Occasionally, Mike Rhyner from The Ticket (KTCK-AM) would saunter into the music department at Barnes & Noble during Rocha's shift to talk tunes, and the two became friendly enough that Rhyner gave him a shoutout on the air on his birthday.
During one of their friendly chats in 2008, Rocha mentioned that he was thinking about moving to New York, and Rhyner gave him the perfect fuel to "light a fire under me."
"It's hard for me to watch because it's like listening to yourself on an answering machine for an hour," Jerry Rocha says of his Netflix special.
"I remember I told him I was on the fence about moving because moving a couple of thousand miles away for your career is always going to be the scariest, most intimidating thing you can do," Rocha says from his hotel room in San Antonio. "He was so cool. He literally said, 'Just go chase it. You have to go chase it.'"
Not long after, Rocha packed up and moved to New York City, and the following year, to Los Angeles. He went on to compete on the seventh season of NBC's Last Comic Standing and released top-selling digital comedy albums in 2013 and 2016. He hooked up with Gabriel Iglesias after appearing on the comedian's Stand-Up Revolution TV special for Comedy Central.
Rocha joined one of Iglesias' comedy tours and impressed the "fluffy" one enough that last year, he gave Rocha his a comedy special on Netflix called Gabriel Iglesias Presents the Gentleman Jerry Rocha.
The special, filmed in New York, was originally for the Fuse network but was later sold to Netflix as a standalone, one-hour comedy showcase of Rocha's best material.
Rocha says Iglesias gave him a lot of freedom with his special. The only thing Rocha had to do was "ease back on the language" so it would be easier to sell to the streaming network.
"He literally said, 'Look, man, it's your special," Rocha says. "'Have fun. Go be you and go do it,' and that was it."
Rocha's special explores everything from his fear of being eaten by sharks to edgier topics like race and why prostitutes are the true "pros" in the American workforce.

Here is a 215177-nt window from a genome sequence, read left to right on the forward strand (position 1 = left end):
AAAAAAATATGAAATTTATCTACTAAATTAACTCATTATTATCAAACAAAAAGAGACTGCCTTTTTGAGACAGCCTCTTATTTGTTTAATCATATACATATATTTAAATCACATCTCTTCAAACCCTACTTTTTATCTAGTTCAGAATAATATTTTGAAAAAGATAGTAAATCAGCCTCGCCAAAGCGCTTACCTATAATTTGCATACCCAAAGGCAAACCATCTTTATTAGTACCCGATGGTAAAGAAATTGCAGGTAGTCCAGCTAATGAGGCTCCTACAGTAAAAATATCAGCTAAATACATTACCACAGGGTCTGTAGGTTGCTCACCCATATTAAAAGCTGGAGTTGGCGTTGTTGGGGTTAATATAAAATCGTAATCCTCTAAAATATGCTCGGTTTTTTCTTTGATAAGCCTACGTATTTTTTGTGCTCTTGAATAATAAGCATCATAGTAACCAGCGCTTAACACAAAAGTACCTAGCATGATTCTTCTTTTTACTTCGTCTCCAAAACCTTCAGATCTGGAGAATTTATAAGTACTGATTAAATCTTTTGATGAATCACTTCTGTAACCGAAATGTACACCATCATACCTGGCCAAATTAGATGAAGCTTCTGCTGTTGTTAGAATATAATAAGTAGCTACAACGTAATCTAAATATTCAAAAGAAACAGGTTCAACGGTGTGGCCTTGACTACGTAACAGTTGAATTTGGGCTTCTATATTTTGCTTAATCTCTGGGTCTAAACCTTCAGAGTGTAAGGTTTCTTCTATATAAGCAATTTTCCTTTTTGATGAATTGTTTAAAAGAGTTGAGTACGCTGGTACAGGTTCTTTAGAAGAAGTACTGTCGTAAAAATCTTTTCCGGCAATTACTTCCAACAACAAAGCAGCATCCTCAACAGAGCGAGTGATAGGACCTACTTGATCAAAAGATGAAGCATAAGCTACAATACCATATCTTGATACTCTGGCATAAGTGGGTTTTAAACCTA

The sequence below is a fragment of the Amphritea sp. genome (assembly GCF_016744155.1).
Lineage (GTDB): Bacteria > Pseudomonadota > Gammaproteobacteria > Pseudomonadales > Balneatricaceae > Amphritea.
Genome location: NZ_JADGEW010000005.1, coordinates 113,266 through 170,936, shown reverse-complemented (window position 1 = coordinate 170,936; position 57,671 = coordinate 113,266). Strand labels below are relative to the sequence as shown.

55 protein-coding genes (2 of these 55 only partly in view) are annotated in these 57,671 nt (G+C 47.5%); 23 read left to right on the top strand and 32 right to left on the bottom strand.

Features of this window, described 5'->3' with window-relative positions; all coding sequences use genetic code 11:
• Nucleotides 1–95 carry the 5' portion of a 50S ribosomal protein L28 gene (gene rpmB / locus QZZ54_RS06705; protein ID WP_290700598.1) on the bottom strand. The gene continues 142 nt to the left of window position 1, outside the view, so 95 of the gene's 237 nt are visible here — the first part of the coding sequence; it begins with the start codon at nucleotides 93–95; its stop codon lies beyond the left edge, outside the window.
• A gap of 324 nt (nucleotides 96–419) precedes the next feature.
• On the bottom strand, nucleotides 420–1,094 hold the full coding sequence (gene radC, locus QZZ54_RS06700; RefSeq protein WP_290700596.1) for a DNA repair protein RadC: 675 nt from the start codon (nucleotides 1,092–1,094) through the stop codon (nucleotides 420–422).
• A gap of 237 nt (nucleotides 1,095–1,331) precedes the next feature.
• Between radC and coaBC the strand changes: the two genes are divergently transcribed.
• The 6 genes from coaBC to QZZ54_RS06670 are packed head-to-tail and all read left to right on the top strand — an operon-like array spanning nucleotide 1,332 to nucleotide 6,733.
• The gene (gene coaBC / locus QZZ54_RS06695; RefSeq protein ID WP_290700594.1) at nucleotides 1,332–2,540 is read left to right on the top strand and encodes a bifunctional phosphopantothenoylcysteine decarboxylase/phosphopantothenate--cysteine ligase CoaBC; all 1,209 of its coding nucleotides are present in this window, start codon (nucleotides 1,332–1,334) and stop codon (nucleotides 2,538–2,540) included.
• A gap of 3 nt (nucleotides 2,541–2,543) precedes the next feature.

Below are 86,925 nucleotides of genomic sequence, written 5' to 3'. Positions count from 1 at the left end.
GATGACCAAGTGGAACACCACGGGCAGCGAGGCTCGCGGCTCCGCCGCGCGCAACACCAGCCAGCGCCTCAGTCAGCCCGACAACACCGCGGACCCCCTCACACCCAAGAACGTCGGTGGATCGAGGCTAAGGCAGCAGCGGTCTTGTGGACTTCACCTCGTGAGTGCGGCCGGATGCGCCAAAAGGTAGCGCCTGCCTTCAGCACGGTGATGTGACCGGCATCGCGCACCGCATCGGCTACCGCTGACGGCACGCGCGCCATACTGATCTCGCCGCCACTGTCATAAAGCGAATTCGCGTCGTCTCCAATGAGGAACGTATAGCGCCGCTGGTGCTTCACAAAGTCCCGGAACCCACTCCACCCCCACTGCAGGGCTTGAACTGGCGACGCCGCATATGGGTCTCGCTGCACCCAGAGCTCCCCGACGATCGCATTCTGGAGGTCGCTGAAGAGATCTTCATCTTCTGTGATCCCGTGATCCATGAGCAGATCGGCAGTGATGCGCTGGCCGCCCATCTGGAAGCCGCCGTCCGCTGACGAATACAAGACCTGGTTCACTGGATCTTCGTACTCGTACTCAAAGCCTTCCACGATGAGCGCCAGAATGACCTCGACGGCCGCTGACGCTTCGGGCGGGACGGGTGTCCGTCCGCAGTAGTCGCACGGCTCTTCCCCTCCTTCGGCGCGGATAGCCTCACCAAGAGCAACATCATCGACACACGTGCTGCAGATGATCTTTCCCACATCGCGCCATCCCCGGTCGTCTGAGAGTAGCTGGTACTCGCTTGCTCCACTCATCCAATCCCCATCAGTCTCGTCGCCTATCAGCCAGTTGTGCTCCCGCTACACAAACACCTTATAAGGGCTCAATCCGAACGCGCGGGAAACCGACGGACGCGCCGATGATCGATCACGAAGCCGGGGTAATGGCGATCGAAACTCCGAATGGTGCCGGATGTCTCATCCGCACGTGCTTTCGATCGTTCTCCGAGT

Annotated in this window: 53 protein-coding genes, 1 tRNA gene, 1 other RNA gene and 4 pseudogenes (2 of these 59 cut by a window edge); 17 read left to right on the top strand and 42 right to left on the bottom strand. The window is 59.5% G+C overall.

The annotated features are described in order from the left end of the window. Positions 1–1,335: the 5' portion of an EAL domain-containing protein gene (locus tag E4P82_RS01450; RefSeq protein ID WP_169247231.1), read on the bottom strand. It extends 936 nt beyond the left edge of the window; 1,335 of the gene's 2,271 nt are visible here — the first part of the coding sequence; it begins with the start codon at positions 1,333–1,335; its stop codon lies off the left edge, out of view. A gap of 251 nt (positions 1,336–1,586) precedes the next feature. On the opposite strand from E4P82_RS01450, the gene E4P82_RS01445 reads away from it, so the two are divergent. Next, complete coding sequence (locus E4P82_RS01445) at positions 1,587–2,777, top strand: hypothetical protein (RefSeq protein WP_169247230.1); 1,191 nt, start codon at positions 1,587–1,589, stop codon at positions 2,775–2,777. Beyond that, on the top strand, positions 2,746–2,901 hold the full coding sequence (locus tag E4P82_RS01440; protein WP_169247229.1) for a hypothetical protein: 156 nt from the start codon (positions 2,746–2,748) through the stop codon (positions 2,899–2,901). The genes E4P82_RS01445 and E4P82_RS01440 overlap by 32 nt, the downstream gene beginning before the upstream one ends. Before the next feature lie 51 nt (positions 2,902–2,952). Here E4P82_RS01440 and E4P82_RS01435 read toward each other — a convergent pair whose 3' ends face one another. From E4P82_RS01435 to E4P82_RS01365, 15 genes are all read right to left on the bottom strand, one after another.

"It's really nice to have that freedom," Rocha says. "I don't know how to explain it. It just takes the weight off to know that you can just go up there and do what you want."
Rocha says he was writing new material up until he walked onstage. He received a rousing round of applause after Iglesias introduced him to the crowd as "a very, very, very funny man."
He says he didn't even remember writing some of the jokes until he watched the show at a special screening a week ago at the Improv in Los Angeles.
"First of all, it's hard for me to watch because it's like listening to yourself on an answering machine for an hour," Rocha says. "That was hard, but it was still nice because there were a couple of bits I wrote shortly before that special, and I had almost forgotten all about them."
Having a Netflix special not only gives him more exposure and a chance to expand his audience, but it's also become a good motivator on the road, Rocha says.
"That [is] just the result of years and years of doing standup, and now that they're seeing me, it helps me come up with brand-new material," he says. "It gives me a bit of a competitive edge with myself and a drive to make sure this stuff is on par or greater than what they've seen from me."
It's also great preparation for when Rocha returns to do some shows at Hyena's from Sept. 28-30 at the club in Dallas andOct. 5-7 at the Fort Worth location. Rocha says he always likes to make his hometown shows special.
"I try to do an extra-good job when I'm back home," Rocha says. "It feels like an NFL team playing in your own stadium. You really want to do great where it all started."